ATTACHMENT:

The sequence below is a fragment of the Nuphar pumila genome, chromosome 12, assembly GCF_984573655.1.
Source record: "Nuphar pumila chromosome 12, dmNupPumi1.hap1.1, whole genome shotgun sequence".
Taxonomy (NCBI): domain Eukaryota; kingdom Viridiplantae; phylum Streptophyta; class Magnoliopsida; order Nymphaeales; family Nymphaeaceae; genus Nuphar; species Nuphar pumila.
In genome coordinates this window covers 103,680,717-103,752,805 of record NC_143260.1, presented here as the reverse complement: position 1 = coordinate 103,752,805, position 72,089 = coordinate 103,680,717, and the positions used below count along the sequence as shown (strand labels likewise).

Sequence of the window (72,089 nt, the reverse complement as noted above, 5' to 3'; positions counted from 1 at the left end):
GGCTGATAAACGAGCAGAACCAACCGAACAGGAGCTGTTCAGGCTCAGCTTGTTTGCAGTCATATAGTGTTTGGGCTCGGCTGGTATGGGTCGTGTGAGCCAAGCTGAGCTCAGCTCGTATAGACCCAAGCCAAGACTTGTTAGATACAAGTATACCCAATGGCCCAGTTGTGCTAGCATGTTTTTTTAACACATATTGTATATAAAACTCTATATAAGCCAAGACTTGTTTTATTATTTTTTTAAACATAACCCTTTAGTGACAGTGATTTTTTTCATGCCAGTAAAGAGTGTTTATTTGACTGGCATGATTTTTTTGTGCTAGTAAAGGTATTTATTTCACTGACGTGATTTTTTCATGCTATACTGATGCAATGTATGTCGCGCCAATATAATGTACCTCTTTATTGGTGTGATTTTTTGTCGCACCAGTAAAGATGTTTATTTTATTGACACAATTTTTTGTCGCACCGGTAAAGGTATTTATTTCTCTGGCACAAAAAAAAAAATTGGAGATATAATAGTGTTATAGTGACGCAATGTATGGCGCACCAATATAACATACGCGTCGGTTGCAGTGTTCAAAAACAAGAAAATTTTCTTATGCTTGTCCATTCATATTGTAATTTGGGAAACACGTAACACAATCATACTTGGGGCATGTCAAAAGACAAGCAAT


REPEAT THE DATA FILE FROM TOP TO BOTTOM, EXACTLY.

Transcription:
The sequence below is a fragment of the Nuphar pumila genome, chromosome 12, assembly GCF_984573655.1.
Source record: "Nuphar pumila chromosome 12, dmNupPumi1.hap1.1, whole genome shotgun sequence".
Taxonomy (NCBI): domain Eukaryota; kingdom Viridiplantae; phylum Streptophyta; class Magnoliopsida; order Nymphaeales; family Nymphaeaceae; genus Nuphar; species Nuphar pumila.
In genome coordinates this window covers 103,680,717-103,752,805 of record NC_143260.1, presented here as the reverse complement: position 1 = coordinate 103,752,805, position 72,089 = coordinate 103,680,717, and the positions used below count along the sequence as shown (strand labels likewise).

Sequence of the window (72,089 nt, the reverse complement as noted above, 5' to 3'; positions counted from 1 at the left end):
GGCTGATAAACGAGCAGAACCAACCGAACAGGAGCTGTTCAGGCTCAGCTTGTTTGCAGTCATATAGTGTTTGGGCTCGGCTGGTATGGGTCGTGTGAGCCAAGCTGAGCTCAGCTCGTATAGACCCAAGCCAAGACTTGTTAGATACAAGTATACCCAATGGCCCAGTTGTGCTAGCATGTTTTTTTAACACATATTGTATATAAAACTCTATATAAGCCAAGACTTGTTTTATTATTTTTTTAAACATAACCCTTTAGTGACAGTGATTTTTTTCATGCCAGTAAAGAGTGTTTATTTGACTGGCATGATTTTTTTGTGCTAGTAAAGGTATTTATTTCACTGACGTGATTTTTTCATGCTATACTGATGCAATGTATGTCGCGCCAATATAATGTACCTCTTTATTGGTGTGATTTTTTGTCGCACCAGTAAAGATGTTTATTTTATTGACACAATTTTTTGTCGCACCGGTAAAGGTATTTATTTCTCTGGCACAAAAAAAAAAATTGGAGATATAATAGTGTTATAGTGACGCAATGTATGGCGCACCAATATAACATACGCGTCGGTTGCAGTGTTCAAAAACAAGAAAATTTTCTTATGCTTGTCCATTCATATTGTAATTTGGGAAACACGTAACACAATCATACTTGGGGCATGTCAAAAGACAAGCAAT